A record by Warren Smithany record reallyis cause for great celebration and Old News Borrowed Blues is no exception. Smith is not only one of the most stylish master percussionists and a truly accomplished musician. Why a musician of his caliber and standing, with over 300 compositions to his name, should haveafter four decades in musiconly five records (prior to this one) as leader will remain one of those mysteries of modern music. The title of this recordlike his previous release on Engine Records in 2007, Natural/Cultural Forcesis erudite, unlike the more cynically tongue-in-cheek title of his 1979 Mapleshade release Cats Are Stealing My Shit.
Old News Borrowed Blues reflects a somewhat grim musical reality not without good reason. His thesis that there is little innovation in music can hardly be contested with much conviction. But then Smith and his 15-piece ensemble turn all this on its head. So that even if the five compositions represented here are not, in a sense "new," they have been spectacularly recast. Long known for exploring rhythmic expansion and the timbral elasticity of his repertoire of percussion instruments, Smith has long distinguished himself also for his spectacular sense of melody. And now there is a real case for honoring his mastery of tonal coloration as well.
In many respects the music played by this band sits on a pretty level playing field with the larger ensembles of Duke Ellington, Charles Mingus and also of Carla Bley's big bands, and Charlie Haden's Liberation Music Orchestra. The writing and performance of brass and woodwinds on "Lock the Toilet Door" and "One More Lick for Harold Vick" are a superb testament to harmonic invention. Metric blues notwithstanding, these two charts feature devastatingly beautiful contrapuntal playingespecially in the riff of the former tune. The brass are puckish; the woodwinds extremely svelte and in the bleating of the trombones, the compositions are gloriously elliptical.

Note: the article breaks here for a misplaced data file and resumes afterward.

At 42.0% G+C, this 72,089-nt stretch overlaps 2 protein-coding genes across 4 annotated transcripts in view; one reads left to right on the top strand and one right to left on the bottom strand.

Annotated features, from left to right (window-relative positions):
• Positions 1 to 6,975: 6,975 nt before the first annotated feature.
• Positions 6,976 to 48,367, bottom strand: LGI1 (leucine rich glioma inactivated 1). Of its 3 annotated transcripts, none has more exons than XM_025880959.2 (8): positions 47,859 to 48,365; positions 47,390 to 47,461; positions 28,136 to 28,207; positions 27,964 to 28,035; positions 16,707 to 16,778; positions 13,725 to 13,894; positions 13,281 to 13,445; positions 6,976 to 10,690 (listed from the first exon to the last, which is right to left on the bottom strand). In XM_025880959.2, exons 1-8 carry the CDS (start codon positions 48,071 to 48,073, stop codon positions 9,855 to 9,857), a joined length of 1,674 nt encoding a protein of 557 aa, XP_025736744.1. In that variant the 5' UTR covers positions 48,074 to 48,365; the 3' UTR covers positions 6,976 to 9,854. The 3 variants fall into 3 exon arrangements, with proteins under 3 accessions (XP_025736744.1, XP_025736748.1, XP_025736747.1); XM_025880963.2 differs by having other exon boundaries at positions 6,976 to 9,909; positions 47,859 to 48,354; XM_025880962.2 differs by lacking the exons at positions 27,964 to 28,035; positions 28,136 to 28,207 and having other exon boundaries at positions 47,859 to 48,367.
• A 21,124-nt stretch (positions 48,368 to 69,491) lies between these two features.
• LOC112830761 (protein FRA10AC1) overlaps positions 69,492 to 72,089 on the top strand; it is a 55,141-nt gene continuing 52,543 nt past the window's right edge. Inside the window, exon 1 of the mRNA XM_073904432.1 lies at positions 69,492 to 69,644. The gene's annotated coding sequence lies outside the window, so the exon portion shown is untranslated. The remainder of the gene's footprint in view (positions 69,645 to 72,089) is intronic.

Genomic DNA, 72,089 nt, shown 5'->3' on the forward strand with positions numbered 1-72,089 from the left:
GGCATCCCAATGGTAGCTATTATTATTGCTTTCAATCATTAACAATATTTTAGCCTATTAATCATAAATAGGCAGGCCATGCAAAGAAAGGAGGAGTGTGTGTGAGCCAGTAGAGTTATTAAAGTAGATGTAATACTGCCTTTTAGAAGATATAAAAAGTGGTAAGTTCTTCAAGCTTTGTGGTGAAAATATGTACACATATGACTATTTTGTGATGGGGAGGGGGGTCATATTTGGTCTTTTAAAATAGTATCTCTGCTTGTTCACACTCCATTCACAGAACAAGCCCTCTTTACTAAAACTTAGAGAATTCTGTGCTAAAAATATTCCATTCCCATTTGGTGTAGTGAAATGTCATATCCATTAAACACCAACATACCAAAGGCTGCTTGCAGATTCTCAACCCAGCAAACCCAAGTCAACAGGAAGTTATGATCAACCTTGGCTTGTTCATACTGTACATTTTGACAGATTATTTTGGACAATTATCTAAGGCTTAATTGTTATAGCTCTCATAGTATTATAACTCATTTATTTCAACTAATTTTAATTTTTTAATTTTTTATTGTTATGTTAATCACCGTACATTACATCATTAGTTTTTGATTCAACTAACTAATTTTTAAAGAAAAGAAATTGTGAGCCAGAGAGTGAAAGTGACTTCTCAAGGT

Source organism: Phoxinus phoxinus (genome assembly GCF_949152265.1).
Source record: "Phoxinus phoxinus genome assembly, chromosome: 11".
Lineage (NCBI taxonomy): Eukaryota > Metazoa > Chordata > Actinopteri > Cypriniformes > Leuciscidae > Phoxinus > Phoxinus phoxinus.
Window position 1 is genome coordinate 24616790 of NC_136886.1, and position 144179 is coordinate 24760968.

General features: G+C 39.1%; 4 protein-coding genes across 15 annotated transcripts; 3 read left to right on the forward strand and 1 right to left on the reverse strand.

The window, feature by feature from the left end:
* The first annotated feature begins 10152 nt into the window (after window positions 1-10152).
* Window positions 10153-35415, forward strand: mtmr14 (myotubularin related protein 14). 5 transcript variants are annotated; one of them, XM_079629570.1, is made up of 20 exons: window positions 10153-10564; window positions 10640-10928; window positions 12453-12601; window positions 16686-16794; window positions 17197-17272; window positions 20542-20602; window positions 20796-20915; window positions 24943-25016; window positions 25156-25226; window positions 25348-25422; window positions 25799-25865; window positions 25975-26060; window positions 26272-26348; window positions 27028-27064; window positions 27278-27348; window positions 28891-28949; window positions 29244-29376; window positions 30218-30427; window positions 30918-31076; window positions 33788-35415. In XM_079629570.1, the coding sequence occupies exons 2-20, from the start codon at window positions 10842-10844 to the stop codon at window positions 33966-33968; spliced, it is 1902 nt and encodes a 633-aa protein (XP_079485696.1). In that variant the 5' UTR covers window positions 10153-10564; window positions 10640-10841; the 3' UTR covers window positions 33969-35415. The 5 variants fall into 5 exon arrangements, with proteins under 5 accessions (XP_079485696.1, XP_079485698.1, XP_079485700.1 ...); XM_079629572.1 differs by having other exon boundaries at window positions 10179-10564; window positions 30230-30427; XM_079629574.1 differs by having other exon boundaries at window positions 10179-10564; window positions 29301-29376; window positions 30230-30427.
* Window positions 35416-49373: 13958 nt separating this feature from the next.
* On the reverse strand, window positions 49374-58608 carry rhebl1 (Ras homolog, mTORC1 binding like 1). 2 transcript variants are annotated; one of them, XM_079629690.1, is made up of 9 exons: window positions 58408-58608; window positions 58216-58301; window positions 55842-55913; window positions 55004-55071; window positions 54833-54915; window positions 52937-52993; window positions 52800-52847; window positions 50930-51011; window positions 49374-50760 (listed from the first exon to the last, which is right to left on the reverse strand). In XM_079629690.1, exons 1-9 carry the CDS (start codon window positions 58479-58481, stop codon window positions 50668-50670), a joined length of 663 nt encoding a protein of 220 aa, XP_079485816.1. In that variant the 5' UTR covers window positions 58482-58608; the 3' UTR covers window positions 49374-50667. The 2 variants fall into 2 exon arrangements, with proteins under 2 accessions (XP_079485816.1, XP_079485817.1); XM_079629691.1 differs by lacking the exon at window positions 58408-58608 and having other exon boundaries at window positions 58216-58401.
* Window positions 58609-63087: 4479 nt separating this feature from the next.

The recording features two avowedly tonal poems. The first is "Rivers State Suite," a superb programmatic work describing probably a memorable expedition to Nigeria. It is a mind-expanding work with a spiraling rhythmic center. Add the element, however imagined, of the griots telling creation stories at the time of Smith's trip, despite the fact that the picture is now an instrumental one and there us a sense of the epic in this tune. The second tone poem, "The Hungarian Gypsy Song," pays oblique tribute to Bela Bartok's late compositional experiments.
"Free Forms 1-4" is a selection from a cycle of ten improvised rhythmic settings that Smith has made into a stand-alone song here. It is also the final set of compositions on this important companion to Natural/Cultural Forces. But more than anything, this record ought to bring back into focus one the most important, least recognized musicians of any decade in contemporary American music. Released by a sub-label of ESP-Disk, this is a musical document of urgency and importance, not to be taken lightly, much less ignored.
Lock the Toilet Door; Rivers State Suite; The Hungarian Gypsy Song; One More Lick for Harold Vick; Free Forms 1-4.
John Carlton: trumpet and flugelhorn; Cecil Bridgewater: trumpet and flugelhorn; Joe Daley: euphonium; Jack Jeffers: bass trombone; Craig Rivers: soprano saxophone; James Stewart: tenor saxophone; Douglas Yates: alto saxophone; Andrew Lamb: tenor saxophone soloist (2); Claire Daly: baritone saxophone; Jaribu Shahid: bass violin; Yoham "Chiqui" Ortiz: guitar; Elusegun Sangofemi: African percussion; Jose Abreu: African percussion; Lloyd Haber: drums, vibraphone and percussion; Warren Smith: drums, vibraphone and percussion.
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